So you need a workaround. In faxes, the work around is T.38 encoding. This is an encoding that sends different tones that will work over most VoIP systems, i.e. works through the lossy compression. Another work around is having VoIP that uses G.711 encoding, which is a higher bandwidth less-lossy compression scheme that handles modems better than other VoIP encoding (such as H.323 compression). Even with the workarounds, failures still occur.

If you talk to the right person at the VoIP provider and explain what it is you are really trying to do, they might be able to help you. The front-line agent at [insert VoIP provider/cable company here] will be clueless. Request a level 2 tech or a manager.

So, it might work. It might not. Most of the telecom guys I deal with prefer to run faxes, credit card machines and the like on regular phone lines to eliminate the VoIP problems entirely. Some people who run the modems over VoIP have no problem.


* - I spend 40 hrs/week working on VoIP telephones, VoIP hybrid systems and analog/digital telephony. I personally would keep the $40/month service.
posted by Mister Fabulous at 11:00 AM on January 19, 2011 [1 favorite]


We have phone service through our cable internet that works perfect with our alarm provider. It's a smaller local provider, and although I don't know the specifics, I do know that they had to be aware of it being a phone through cable, and that they changed something because of that. I know it works because I accidentally set the alarm off once and got the phone call for the security password very soon after. I understand that it's probably not as reliable if there's power outages, but I'm also okay with that, given the cost difference and the expected use of the product (our concerns are more property-related, and we don't have much property!). So, if you're really interested, smaller providers might be more likely to use it, it can work through that system, but it's likely less reliable in some predictable ways.
posted by bizzyb at 11:05 AM on January 19, 2011


Can you? Maybe. Analog-to-voice mostly just works, unless it just doesn't. Magic jack sort of supports faxing so might work for other analog devices. Should you? Probably not. Would I? No.

You'd be replacing a critical security device (POTS hardline - high availability/known features) with a home-brew "system" that has multiple points of failure. You need to better understand the risks involved to be able to weigh those risks vs. the $40 a month cost.

What risks? What if the power drops? Most alarms have batteries and phone lines are powered. All your pieces need to be powered. How long is the UPS power going to last? Do you mind if it drops after ~15 minutes or need to keep it on until the power is back on? Who is your VoIP provider? What's their SLA for uptime and availability? What if your PC or your router fails? How long till you get a replacement? Or if comcast drops service for a day? Etc..
posted by anti social order at 11:09 AM on January 19, 2011


Switch alarm services? Brinks ( now called Broadview ADT) could probably make the switch easily enough. My system only requires one phone line. They also offer a Radio based service in certain areas.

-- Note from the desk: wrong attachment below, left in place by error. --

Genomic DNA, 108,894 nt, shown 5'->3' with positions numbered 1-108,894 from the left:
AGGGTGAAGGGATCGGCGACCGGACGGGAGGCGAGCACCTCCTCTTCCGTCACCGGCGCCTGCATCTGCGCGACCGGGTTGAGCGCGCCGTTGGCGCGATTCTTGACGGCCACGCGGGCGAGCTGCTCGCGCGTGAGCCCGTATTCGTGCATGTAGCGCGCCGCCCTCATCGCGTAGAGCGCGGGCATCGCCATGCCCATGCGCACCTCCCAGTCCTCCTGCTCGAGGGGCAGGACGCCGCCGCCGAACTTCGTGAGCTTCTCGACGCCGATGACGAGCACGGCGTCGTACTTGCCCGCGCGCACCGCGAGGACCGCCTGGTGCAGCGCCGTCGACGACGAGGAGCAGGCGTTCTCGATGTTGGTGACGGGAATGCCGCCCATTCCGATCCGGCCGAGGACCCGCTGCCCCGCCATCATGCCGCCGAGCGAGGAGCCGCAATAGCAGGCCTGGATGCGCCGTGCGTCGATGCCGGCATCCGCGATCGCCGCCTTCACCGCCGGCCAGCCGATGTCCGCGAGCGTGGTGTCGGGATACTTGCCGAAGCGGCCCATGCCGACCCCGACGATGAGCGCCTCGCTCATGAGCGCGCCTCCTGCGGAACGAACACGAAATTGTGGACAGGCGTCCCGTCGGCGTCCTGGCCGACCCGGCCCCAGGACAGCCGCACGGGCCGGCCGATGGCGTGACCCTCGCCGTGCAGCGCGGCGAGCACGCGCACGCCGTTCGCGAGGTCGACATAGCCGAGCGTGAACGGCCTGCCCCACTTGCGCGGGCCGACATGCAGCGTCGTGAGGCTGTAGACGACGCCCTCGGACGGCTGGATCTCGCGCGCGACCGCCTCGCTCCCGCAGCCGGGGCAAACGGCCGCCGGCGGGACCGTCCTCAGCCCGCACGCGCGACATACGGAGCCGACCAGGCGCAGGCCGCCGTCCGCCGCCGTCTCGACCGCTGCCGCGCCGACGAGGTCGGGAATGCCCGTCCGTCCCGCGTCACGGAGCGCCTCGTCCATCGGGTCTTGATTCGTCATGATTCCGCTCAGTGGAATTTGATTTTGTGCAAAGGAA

posted by Gungho at 12:36 PM on January 19, 2011


Can you switch to hardware that uses a SIM card instead, sending the information over the cellular network? No line to cut either.
posted by defcom1 at 2:41 PM on January 19, 2011


Your goal is clear - but it is hard to determine whether you need two POTS lines for other purposes that the alarm system is utilizing, and what you are paying for monitoring vs. the phone line each month.

The way I read your question: $20 per line and you are paying currently a total of $40/month on lines that you'd like to eliminate one of the two lines to VOIP (and save $20) but you do not indicate what you are paying for monitoring service.

I looked into these options for a while - and a DIY option is much more flexible than the upselling security companies that charge $35 or $40/month for a service that can cost on the order of $9 or $10/month instead. (NextAlarm has a service at $9/month if prepaid for 1 year; if you'd like to combine this with VOIP this thread on DSL Reports will be useful. Alarm Relay is another option for lower-cost monitoring.

But it presupposes you own your own system, which may or may not be the case with the way alarm companies currently do business (and write fine-print contracts).

If you are on a 'month-to-month' basis, you can choose whatever monitoring you want, and make changes to your own system or change it out altogether. I agree with anti social order above that ethernet reliability is something else to worry about, but that there are systems available (see the home security store for details) that can notify your alarm provider via an Ethernet connection.

Of course other points of failure include protecting your house from a burglar cutting the phone connection (home alarms also can come with a cellular connection backup system), so there are lots of things to think about....

The way I've gone? DIY wireless alarm with a remote siren (disabling the 'all-in-one' unit's siren in favor of a remote siren so that the would-be-thief cannot track down the main control unit), and have gone with a FiOS voice system for the landline that works fine.
posted by scooterdog at 8:44 PM on January 19, 2011